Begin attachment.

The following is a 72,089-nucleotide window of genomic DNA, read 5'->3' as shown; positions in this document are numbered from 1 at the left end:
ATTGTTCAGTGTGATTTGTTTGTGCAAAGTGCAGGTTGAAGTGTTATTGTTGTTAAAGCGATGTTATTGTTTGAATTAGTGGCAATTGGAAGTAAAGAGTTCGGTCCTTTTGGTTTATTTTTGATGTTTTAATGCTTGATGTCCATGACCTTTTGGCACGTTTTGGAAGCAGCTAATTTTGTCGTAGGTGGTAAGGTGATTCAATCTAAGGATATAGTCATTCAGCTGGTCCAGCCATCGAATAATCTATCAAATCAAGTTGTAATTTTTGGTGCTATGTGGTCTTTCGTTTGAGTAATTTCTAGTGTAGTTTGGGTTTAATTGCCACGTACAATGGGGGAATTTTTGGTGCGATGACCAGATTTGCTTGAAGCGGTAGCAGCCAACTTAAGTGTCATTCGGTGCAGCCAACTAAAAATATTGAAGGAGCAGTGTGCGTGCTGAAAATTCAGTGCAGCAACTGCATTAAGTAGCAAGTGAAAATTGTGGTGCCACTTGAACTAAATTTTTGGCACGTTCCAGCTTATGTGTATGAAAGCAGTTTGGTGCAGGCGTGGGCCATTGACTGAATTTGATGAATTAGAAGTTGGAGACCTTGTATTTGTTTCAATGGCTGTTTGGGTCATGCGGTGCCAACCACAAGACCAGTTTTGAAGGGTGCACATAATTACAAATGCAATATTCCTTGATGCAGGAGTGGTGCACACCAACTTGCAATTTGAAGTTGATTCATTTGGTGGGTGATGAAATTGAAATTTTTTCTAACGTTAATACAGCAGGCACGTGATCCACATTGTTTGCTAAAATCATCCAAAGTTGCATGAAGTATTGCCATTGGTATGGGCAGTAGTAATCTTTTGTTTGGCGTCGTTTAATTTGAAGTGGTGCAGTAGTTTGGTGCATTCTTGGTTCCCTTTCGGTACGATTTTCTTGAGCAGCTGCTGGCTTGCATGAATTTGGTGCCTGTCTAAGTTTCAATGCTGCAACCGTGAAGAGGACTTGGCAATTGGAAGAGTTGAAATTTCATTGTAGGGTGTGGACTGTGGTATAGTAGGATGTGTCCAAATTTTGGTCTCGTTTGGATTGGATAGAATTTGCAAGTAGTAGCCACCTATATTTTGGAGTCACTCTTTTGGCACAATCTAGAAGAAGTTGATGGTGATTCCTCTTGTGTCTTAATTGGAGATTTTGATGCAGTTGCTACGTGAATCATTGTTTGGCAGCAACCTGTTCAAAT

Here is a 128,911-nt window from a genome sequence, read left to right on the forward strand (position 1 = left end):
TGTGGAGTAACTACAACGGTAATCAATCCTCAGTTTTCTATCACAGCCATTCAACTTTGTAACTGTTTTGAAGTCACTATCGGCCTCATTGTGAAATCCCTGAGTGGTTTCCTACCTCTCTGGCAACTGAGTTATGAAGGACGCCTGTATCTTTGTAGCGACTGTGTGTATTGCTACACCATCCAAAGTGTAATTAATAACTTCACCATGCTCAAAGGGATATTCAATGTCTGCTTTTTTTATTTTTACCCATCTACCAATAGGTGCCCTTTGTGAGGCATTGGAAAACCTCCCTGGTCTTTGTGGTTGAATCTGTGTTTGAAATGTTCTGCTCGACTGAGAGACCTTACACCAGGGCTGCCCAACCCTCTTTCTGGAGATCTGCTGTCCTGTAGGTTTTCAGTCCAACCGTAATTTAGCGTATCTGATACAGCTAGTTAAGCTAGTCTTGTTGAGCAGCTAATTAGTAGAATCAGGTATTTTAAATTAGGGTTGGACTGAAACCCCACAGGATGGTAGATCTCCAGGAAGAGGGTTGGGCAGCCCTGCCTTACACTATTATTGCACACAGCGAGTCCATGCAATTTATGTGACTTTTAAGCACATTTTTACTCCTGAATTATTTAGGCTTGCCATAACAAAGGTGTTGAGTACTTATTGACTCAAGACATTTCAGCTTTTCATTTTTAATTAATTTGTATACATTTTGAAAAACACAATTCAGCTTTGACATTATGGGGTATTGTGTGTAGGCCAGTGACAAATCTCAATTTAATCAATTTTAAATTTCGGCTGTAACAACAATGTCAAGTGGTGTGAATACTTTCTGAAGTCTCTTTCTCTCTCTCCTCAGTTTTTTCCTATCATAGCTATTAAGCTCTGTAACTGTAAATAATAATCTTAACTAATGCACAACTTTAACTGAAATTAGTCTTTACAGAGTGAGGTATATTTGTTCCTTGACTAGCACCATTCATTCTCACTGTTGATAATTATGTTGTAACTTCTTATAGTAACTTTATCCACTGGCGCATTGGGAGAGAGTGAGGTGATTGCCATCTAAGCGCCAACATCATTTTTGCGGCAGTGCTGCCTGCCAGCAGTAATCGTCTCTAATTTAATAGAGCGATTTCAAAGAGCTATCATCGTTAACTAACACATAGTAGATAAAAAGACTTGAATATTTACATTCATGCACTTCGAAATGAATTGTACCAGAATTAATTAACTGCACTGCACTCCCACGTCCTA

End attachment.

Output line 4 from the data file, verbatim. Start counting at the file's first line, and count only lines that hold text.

TGTGGAGTAACTACAACGGTAATCAATCCTCAGTTTTCTATCACAGCCATTCAACTTTGTAACTGTTTTGAAGTCACTATCGGCCTCATTGTGAAATCCCTGAGTGGTTTCCTACCTCTCTGGCAACTGAGTTATGAAGGACGCCTGTATCTTTGTAGCGACTGTGTGTATTGCTACACCATCCAAAGTGTAATTAATAACTTCACCATGCTCAAAGGGATATTCAATGTCTGCTTTTTTTATTTTTACCCATCTACCAATAGGTGCCCTTTGTGAGGCATTGGAAAACCTCCCTGGTCTTTGTGGTTGAATCTGTGTTTGAAATGTTCTGCTCGACTGAGAGACCTTACACCAGGGCTGCCCAACCCTCTTTCTGGAGATCTGCTGTCCTGTAGGTTTTCAGTCCAACCGTAATTTAGCGTATCTGATACAGCTAGTTAAGCTAGTCTTGTTGAGCAGCTAATTAGTAGAATCAGGTATTTTAAATTAGGGTTGGACTGAAACCCCACAGGATGGTAGATCTCCAGGAAGAGGGTTGGGCAGCCCTGCCTTACACTATTATTGCACACAGCGAGTCCATGCAATTTATGTGACTTTTAAGCACATTTTTACTCCTGAATTATTTAGGCTTGCCATAACAAAGGTGTTGAGTACTTATTGACTCAAGACATTTCAGCTTTTCATTTTTAATTAATTTGTATACATTTTGAAAAACACAATTCAGCTTTGACATTATGGGGTATTGTGTGTAGGCCAGTGACAAATCTCAATTTAATCAATTTTAAATTTCGGCTGTAACAACAATGTCAAGTGGTGTGAATACTTTCTGAAGTCTCTTTCTCTCTCTCCTCAGTTTTTTCCTATCATAGCTATTAAGCTCTGTAACTGTAAATAATAATCTTAACTAATGCACAACTTTAACTGAAATTAGTCTTTACAGAGTGAGGTATATTTGTTCCTTGACTAGCACCATTCATTCTCACTGTTGATAATTATGTTGTAACTTCTTATAGTAACTTTATCCACTGGCGCATTGGGAGAGAGTGAGGTGATTGCCATCTAAGCGCCAACATCATTTTTGCGGCAGTGCTGCCTGCCAGCAGTAATCGTCTCTAATTTAATAGAGCGATTTCAAAGAGCTATCATCGTTAACTAACACATAGTAGATAAAAAGACTTGAATATTTACATTCATGCACTTCGAAATGAATTGTACCAGAATTAATTAACTGCACTGCACTCCCACGTCCTA